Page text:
Had it really been a successful campaign there would have been many more climate deniers, especially in high power political positions. But even the most self-interested politicians are not denying climate change, or that it is anthropogenic. That is of course except for Donald Trump, but the fact that Trump of all people is a climate change denier probably does a disservice for climate change denial. In other words, if someone like Trump thinks something, excluding his advocate supporters, the intuition of most humans, especially outside the U.S., is that it is probably the opposite.
Most of the ones who hold an influential position are not idiots like Trump, they have other, more sophisticated ways not to seriously tackle climate change other than simply denying it. And our point is that had the ‘merchants of doubt’ truly succeeded, these people would have publically denied climate change and would have withdrawn from the Paris agreement just as Trump did. They don’t because they know that climate change is a consensus. They don’t because the denial campaign has failed. So they can’t simply publically and explicitly deny climate change – so that they could maintain business as usual, avoid all kinds of social and economic changes, and keep their “generous” donors from the carbon economy – they have to do all that in other ways. Mostly by publically declaring one thing, and meanwhile keeping business as usual, or looking for loopholes such as an international carbon market which allows them to supposedly meet their climate change goals by trading carbon credits or offsets with poor countries without significantly reducing their own emissions, or proudly declaring that their nation will stop financing new coal projects but omitting the fact that it only goes for official governmental financial involvement while private companies can go on as they please (often with governmental subsidies), or what seems to be the unofficial sport of climate conventions – postponing significant decisions for later, or of course, the official sport of climate conventions – proudly declaring the signature of whatever agreement offered, as long as it is not legally binding.
That is more or less a simplistic and brief description of the past 30 years of climate conventions, shameful, embarrassing, absurd, irresponsible, but not a product of climate denial. These (in)actions are not a product of denial, but of shortsightedness, corruption, procrastination, priority distortion, indifference, injustice, political decay and moral decay.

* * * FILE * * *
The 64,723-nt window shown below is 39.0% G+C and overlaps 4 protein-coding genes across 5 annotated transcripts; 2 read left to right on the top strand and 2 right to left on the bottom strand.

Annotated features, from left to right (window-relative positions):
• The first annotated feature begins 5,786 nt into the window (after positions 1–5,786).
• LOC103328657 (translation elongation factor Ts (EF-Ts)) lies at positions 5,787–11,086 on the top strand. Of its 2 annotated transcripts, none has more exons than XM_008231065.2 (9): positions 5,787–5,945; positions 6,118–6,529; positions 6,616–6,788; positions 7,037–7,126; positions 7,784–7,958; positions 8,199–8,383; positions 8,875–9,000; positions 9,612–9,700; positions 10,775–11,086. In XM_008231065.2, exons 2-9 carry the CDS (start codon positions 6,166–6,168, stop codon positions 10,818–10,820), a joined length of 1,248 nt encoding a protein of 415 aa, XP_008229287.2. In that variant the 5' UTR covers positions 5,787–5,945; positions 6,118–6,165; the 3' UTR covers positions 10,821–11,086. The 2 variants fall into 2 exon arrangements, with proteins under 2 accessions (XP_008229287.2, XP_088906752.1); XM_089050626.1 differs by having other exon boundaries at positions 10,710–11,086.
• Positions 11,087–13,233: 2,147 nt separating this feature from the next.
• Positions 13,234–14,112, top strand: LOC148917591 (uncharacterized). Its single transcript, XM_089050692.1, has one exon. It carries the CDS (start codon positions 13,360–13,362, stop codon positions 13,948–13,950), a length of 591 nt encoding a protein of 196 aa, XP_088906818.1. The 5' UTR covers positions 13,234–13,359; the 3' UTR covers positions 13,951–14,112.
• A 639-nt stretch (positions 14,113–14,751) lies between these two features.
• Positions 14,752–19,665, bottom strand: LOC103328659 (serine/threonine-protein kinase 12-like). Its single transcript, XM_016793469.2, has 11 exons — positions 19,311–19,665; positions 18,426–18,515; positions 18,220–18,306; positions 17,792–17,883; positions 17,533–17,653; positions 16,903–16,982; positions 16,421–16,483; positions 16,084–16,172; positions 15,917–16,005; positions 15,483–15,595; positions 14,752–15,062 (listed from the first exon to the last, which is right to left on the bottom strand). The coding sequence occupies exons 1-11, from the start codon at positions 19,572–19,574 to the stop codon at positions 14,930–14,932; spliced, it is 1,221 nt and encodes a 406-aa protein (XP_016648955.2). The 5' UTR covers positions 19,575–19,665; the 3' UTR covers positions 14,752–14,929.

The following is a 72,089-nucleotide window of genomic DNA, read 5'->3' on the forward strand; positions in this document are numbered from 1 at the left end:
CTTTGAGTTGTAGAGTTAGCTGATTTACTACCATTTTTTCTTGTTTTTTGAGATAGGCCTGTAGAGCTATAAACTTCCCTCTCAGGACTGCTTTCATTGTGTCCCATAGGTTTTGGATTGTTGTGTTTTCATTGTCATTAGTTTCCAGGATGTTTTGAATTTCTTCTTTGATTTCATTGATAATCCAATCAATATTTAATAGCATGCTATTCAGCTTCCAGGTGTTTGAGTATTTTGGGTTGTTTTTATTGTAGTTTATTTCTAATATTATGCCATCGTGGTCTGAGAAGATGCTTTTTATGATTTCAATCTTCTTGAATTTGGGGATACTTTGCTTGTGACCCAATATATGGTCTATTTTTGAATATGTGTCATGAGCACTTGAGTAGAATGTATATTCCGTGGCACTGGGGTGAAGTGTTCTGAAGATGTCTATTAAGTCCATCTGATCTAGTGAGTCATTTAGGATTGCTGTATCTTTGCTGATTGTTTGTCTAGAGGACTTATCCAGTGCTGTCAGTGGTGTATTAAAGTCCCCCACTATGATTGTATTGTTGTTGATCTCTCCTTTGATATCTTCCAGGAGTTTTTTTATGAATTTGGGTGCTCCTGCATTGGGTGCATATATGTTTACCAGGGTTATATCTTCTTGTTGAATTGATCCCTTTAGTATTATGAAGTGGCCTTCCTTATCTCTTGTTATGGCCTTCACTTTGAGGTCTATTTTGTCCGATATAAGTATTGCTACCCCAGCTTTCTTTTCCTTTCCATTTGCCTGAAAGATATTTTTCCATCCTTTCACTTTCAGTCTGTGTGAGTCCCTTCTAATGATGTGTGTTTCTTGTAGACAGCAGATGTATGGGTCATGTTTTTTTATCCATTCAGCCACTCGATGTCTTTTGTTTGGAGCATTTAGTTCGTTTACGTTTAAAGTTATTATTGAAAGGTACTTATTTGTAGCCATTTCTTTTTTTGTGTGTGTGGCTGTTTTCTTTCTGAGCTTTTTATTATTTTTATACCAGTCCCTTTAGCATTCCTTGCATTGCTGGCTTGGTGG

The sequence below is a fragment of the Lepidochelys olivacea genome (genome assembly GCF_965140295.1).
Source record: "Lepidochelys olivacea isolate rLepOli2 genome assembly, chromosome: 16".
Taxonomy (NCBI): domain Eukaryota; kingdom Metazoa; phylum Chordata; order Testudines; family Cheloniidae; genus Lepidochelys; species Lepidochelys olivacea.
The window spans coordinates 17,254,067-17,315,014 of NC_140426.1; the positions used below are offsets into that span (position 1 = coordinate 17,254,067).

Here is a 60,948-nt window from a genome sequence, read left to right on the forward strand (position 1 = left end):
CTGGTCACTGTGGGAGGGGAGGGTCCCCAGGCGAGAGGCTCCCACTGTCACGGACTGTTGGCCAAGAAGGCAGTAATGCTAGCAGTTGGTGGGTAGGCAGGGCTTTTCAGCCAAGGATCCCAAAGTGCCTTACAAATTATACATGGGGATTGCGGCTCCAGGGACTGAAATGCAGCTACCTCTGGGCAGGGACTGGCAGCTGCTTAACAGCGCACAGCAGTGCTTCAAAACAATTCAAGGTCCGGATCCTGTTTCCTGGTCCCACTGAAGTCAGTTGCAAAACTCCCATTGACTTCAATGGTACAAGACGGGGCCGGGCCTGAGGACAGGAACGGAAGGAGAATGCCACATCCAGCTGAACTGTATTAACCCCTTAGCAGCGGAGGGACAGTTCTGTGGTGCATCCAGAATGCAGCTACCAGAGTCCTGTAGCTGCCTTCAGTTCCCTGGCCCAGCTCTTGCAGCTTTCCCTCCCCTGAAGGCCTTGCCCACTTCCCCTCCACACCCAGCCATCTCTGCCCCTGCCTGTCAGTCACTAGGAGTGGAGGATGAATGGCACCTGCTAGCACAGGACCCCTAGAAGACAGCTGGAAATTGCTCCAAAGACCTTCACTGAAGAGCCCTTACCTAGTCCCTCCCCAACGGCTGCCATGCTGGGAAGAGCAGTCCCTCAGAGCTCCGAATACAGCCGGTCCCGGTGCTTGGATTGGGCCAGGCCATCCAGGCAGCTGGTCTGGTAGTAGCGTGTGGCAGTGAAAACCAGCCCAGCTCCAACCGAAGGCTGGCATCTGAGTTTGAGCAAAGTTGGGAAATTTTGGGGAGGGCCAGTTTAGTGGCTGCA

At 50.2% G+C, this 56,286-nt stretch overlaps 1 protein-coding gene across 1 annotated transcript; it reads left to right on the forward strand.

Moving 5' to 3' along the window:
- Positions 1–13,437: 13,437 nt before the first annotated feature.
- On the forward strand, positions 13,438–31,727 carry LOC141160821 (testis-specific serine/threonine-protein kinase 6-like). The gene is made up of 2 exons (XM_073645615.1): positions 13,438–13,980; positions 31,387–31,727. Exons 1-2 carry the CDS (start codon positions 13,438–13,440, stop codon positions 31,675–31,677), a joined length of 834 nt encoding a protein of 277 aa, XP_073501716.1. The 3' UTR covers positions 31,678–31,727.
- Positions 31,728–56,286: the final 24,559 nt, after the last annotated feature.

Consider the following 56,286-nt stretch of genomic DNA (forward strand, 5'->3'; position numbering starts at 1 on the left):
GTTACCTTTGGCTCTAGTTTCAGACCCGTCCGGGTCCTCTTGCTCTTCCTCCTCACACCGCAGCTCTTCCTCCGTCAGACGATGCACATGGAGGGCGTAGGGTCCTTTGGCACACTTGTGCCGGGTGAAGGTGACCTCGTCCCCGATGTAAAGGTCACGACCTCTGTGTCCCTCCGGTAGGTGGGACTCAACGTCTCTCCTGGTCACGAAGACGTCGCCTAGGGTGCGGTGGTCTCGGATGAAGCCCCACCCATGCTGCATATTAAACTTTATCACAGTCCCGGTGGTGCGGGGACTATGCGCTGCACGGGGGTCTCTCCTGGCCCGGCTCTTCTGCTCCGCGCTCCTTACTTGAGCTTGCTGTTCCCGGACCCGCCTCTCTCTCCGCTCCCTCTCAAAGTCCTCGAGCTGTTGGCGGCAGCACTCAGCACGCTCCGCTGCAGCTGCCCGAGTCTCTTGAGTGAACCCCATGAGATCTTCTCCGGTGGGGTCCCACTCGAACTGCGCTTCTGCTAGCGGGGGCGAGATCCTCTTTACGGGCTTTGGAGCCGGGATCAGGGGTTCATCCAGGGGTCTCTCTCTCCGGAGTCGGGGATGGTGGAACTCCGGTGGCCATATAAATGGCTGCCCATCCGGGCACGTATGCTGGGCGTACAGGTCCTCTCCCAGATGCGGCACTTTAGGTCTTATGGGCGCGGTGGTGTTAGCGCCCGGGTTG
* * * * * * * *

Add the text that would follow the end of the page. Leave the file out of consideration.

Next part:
Laying all the blame on the carbon economy and their ‘merchants of doubt’ is way too flattering to humanity. The case is not that there was a real doubt, but if anything, that doubt was used for political and economic gain, by people who didn’t doubt climate change, but the continuation of their political careers.
The vast majority of the so called world leaders don’t really have a doubt about climate change. Most of which are not stupid enough to believe the ones who have great interests and are not professional scientists vs. professional scientists who have no self-interest. The problem is not the doubt, it is the myopia, the lack of threat from the general public. The problem is that CEO’s of oil industries offer much more to elected representatives than their electors. And the blame here is not only on the system, though it certainly plays a part in this, but on the people as well. There is not even one green party ever to be chosen to form a government in its own nation. It came close in Germany in the last election, but only there, only after some unprecedented floods, and eventually it didn’t happen. And Germany is the exception. There are only a few nations in which a green party can be a part of the coalition, and in most nations they can only dream of a green party being elected at all, or of even having one. And that is the public’s fault. Had people cared about climate change, or any other so called environmental issue, they would have demanded, and voted for environmental representatives on the municipal and national level. But it rarely happens. People act on a much more personal, immediate and biased level. Me, Here and Now, and almost never Them, There, and in The Future.